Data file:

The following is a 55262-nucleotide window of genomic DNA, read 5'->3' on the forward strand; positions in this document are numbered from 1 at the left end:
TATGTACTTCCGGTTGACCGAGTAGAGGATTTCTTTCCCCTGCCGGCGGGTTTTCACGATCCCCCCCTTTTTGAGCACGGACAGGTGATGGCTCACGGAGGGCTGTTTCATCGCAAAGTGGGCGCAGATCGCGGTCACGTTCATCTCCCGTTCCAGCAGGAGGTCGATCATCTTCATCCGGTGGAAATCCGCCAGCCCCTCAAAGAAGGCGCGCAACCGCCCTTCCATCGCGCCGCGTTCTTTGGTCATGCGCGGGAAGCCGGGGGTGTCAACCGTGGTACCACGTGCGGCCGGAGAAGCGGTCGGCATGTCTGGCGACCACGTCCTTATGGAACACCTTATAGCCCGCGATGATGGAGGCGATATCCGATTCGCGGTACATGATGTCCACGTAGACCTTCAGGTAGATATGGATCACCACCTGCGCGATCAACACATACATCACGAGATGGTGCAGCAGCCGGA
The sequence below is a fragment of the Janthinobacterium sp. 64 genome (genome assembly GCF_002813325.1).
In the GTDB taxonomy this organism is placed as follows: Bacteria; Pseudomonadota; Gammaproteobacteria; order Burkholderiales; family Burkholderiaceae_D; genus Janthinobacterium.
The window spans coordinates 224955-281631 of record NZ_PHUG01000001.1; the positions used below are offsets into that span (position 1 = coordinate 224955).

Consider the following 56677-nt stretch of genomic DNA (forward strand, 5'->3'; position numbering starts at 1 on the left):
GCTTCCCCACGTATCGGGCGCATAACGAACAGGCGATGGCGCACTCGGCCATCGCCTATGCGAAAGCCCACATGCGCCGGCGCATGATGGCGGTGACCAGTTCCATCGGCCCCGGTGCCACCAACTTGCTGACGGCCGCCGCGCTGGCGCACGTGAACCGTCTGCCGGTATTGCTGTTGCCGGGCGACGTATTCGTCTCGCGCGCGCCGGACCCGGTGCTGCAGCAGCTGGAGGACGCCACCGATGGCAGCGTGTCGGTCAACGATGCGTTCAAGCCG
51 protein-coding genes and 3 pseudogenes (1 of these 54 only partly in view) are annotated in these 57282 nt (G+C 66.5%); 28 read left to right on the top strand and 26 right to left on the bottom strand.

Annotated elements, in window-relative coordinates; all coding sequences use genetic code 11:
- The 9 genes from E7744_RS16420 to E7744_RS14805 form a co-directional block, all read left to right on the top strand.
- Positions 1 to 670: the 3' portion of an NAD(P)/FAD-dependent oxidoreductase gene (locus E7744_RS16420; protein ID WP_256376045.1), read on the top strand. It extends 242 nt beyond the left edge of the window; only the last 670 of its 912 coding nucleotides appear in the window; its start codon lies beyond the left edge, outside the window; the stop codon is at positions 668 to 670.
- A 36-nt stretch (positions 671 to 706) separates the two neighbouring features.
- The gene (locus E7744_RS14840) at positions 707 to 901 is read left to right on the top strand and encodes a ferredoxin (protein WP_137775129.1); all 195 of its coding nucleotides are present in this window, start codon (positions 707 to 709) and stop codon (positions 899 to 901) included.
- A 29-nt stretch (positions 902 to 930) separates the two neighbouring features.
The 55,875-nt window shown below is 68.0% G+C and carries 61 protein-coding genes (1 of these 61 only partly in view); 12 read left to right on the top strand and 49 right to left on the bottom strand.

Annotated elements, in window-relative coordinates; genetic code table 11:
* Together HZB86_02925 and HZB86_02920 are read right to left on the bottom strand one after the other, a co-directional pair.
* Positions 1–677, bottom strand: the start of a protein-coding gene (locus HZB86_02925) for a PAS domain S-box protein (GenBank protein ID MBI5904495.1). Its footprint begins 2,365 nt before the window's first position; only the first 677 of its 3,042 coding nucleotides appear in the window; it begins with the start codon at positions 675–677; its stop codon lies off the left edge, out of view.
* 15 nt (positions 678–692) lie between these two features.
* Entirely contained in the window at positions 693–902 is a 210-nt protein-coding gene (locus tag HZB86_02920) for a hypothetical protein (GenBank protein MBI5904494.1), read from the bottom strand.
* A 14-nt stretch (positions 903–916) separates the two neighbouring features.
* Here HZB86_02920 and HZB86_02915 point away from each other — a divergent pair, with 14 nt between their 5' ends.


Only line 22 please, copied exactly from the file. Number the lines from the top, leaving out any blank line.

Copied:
* Here HZB86_02920 and HZB86_02915 point away from each other — a divergent pair, with 14 nt between their 5' ends.